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Conditions & Treatments

Ptosis Surgical Treatment

What is ptosis?

Ptosis is a condition that causes the upper eyelid to droop. A drooping eyelid can affect the patient’s appearance and drop down low enough that it obstructs vision. In ptosis, the upper eyelid tendon, called the aponeurosis, stretches out. The aponeurosis attaches to the levator muscle, which elevates the eyelid. When the aponeurosis is stretched, it makes it so that the levator muscle cannot fully lift the eyelid. Ptosis is typically the result of aging.

Surgical Treatment for Ptosis

Surgical treatment for ptosis is recommended when the drooping eyelid inhibits vision. It can also be performed for cosmetic reasons. The procedure is designed to tighten the upper eyelid tendon so that the levator muscle can lift the eyelid normally.

Levator Advancement (External Approach)

Levator advancement is the most common type of surgery to correct ptosis. The surgeon makes an incision in the natural crease of the eyelid, then repositions the tendon attached to the levator muscle by stitching it to the connective tissue in the eyelid. The wound is then closed. Most of the time, this effectively elevates the eyelid.

When the muscle is abnormal, it may be tightened or shortened. If the levator muscle is very weak, the forehead muscle will be used to lift the eyelid.

The operation is performed under local anesthetic because the surgeon needs the patient to be awake to help the surgeon determine the best position for the eyelids. Sedation may be used to help the patient relax. The stitches are usually absorbable, and the scar is usually hidden since the incision is made in the crease of the eyelid.

Internal Surgical Approach

When people have strong levator muscle function, an internal approach may be recommended by your surgeon.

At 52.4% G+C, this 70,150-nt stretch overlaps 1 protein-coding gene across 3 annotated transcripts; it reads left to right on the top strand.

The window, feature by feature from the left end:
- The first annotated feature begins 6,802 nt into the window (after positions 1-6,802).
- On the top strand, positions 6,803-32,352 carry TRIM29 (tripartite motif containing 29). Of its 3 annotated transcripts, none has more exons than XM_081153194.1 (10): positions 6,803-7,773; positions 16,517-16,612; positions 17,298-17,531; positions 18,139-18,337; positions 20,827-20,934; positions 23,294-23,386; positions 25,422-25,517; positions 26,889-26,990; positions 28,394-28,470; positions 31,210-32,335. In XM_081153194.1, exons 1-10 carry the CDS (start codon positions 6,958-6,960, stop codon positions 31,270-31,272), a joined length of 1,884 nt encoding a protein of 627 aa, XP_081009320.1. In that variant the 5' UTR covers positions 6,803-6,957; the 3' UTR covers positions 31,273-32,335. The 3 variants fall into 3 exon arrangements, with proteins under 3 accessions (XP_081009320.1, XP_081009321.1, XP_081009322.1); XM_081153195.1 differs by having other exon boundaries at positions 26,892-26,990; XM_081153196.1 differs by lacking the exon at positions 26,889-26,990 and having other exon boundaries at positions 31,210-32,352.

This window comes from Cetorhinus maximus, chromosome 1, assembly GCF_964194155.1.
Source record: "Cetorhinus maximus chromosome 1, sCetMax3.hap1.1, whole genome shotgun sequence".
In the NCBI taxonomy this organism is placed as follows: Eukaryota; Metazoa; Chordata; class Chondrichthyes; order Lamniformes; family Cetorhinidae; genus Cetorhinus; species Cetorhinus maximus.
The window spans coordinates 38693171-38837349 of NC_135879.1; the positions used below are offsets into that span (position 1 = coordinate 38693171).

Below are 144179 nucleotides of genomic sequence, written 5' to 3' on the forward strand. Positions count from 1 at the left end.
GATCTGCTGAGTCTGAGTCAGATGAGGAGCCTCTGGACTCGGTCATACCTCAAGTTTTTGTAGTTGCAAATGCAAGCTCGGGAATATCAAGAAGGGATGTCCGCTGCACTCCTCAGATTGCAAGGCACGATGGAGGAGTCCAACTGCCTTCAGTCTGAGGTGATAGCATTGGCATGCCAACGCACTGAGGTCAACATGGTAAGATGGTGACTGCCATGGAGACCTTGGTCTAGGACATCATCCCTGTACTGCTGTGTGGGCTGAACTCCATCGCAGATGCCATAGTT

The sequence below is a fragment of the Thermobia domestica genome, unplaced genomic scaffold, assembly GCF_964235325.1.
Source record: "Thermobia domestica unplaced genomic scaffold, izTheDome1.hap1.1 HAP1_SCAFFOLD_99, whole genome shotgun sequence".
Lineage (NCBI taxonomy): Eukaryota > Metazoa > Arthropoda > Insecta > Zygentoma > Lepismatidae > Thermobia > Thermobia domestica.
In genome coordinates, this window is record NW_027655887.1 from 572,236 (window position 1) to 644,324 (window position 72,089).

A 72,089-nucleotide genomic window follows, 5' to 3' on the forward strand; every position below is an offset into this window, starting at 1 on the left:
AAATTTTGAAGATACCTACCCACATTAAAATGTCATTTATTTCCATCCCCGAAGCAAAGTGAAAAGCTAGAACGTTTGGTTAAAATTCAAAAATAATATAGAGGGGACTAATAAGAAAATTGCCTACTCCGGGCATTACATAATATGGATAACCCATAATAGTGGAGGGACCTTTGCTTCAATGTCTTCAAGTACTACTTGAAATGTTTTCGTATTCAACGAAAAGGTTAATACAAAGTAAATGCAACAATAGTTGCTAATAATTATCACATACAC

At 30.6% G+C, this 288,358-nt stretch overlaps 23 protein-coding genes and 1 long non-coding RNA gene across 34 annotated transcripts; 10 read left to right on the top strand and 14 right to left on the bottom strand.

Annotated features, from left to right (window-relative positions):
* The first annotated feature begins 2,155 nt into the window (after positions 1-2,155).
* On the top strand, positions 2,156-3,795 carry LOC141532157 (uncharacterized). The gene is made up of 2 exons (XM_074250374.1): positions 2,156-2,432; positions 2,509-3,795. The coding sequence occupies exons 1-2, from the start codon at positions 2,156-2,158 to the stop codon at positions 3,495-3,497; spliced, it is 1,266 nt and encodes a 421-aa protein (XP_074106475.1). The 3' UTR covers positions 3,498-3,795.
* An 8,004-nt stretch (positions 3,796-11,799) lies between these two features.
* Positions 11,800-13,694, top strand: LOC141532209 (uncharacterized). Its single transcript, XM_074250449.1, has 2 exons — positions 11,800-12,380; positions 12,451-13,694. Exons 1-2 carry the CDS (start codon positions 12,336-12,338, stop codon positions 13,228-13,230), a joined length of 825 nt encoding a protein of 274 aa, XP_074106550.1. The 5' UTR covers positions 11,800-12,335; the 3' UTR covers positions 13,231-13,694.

In this procedure, the surgeon turns the eyelid inside out and shortens the eyelid muscles from the inside of the eyelid. The surgeon will then shorten either the levator muscle or Mueller’s muscle, which also plays a role in lifting the lid.

When you need less of the eyelid to be elevated, the surgeon typically shortens the Mueller’s muscle. The levator muscle is often shortened when you need more of the eyelid lifted. And internal ptosis surgical procedure requires either general anesthesia or sedation.

Frontalis Sling Fixation

For patients with poor levator muscle function, frontalis sling fixation may be an option.   The surgeon attaches the upper eyelid to the frontalis muscle, which is the muscle just above the eyebrows. The surgeon will run a small silicone rod through the eyelid, underneath the skin, and connect it to the frontalis muscle, so that the forehead muscles can elevate the eyelid. Frontalis sling fixation is usually performed using general anesthesia.

Patients may have difficulty completely closing their eye after this procedure as a common side effect. However, typically this resolves within 2-3 months. Eye drops and ointment will be provided by your doctor to ensure that your eye is remains properly lubricated.

What is the success rate of ptosis surgery?

Ptosis surgery has a high rate of success. However, ptosis can naturally reoccur over time. Studies show recurrence rates to range between 12% and 39%, 8-10 years after the procedure has been performed.

You can be confident knowing that our ophthalmic surgeons are among the best in the world, with extensive experience with ptosis surgery. To learn more, call and schedule your personal consultation at our office today.


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